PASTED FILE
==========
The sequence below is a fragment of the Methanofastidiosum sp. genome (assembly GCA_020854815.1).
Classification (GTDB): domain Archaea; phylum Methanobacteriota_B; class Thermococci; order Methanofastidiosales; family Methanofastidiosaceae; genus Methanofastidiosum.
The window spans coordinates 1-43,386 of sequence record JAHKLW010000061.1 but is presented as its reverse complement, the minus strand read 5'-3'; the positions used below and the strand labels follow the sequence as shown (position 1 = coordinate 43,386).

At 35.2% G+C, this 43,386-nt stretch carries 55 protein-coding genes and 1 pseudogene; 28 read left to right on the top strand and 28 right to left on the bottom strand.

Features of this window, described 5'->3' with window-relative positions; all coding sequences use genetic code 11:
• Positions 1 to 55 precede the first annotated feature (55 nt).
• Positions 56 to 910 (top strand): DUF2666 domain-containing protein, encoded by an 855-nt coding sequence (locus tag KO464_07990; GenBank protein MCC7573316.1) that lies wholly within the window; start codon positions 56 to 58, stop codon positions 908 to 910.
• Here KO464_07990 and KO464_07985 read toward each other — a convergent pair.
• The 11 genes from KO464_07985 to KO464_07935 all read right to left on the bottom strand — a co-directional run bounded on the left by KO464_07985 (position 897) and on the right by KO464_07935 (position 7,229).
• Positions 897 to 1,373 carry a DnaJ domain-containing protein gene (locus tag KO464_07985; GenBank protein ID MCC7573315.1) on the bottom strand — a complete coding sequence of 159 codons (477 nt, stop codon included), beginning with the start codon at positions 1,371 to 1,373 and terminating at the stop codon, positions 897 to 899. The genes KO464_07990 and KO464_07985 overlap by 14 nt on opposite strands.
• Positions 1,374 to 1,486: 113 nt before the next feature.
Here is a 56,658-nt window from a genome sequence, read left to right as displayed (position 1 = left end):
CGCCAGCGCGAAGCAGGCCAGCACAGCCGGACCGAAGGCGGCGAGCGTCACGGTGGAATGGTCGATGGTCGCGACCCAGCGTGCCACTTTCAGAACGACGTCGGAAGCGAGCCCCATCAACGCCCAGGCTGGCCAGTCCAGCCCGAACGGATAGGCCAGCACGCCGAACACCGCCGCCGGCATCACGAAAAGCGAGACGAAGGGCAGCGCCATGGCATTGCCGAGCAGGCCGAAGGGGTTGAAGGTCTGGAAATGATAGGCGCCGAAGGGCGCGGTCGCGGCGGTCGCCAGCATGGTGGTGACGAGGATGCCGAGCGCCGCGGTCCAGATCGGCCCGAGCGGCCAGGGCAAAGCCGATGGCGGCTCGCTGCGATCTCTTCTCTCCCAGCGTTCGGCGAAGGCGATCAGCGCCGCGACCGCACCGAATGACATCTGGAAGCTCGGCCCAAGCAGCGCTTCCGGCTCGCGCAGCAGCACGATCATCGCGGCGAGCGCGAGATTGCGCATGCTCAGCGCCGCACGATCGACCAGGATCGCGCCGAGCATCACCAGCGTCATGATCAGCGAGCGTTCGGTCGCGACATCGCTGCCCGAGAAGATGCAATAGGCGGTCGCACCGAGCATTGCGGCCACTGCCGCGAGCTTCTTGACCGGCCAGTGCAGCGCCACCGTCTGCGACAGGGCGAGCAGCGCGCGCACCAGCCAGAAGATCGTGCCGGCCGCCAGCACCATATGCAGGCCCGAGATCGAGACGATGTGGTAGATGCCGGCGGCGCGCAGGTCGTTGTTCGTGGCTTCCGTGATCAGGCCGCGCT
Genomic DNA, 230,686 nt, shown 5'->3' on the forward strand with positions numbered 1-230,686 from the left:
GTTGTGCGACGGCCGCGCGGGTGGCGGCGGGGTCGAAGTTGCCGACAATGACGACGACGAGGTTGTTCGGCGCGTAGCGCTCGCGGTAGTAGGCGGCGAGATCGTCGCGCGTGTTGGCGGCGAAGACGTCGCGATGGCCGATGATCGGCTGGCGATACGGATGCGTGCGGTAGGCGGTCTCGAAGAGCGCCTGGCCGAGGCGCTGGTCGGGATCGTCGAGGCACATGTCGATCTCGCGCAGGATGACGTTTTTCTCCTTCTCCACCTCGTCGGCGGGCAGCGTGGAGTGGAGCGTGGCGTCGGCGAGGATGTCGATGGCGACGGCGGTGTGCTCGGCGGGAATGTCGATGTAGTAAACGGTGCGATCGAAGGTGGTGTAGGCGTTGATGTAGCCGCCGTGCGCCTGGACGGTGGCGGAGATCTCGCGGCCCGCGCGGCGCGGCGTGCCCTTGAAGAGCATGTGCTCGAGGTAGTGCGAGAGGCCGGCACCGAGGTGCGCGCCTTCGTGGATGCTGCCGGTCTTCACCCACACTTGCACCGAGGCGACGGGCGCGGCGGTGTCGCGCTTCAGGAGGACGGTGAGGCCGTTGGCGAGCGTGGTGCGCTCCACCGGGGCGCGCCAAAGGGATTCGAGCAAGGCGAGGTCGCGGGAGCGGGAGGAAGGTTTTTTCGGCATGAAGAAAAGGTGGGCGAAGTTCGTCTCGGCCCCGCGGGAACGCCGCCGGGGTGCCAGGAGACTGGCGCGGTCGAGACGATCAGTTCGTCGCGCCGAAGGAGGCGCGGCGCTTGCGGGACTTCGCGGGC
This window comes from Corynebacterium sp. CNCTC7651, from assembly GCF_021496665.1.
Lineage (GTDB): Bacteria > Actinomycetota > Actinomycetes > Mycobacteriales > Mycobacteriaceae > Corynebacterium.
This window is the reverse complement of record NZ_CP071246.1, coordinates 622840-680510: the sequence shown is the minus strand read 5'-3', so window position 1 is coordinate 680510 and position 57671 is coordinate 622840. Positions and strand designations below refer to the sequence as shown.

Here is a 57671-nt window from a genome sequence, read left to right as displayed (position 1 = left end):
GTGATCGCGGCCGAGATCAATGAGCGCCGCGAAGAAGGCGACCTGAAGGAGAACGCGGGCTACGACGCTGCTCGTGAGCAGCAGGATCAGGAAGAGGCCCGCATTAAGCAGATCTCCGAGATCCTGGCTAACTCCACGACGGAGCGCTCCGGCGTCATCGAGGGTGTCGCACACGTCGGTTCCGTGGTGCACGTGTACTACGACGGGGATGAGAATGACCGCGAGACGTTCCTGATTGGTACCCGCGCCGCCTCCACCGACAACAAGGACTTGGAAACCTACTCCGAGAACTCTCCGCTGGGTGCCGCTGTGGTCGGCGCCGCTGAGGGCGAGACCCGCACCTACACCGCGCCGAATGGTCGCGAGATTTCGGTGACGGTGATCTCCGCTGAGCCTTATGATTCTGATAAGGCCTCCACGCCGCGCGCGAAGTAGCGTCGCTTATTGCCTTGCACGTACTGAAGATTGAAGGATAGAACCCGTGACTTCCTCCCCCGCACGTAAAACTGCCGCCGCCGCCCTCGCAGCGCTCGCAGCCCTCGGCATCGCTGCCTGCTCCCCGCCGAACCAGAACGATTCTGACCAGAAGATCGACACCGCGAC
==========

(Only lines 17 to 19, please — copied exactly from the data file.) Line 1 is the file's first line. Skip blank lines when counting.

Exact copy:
Lineage (GTDB): Bacteria > Actinomycetota > Actinomycetes > Mycobacteriales > Mycobacteriaceae > Corynebacterium.
This window is the reverse complement of record NZ_CP071246.1, coordinates 622840-680510: the sequence shown is the minus strand read 5'-3', so window position 1 is coordinate 680510 and position 57671 is coordinate 622840. Positions and strand designations below refer to the sequence as shown.

Here is a 57671-nt window from a genome sequence, read left to right as displayed (position 1 = left end):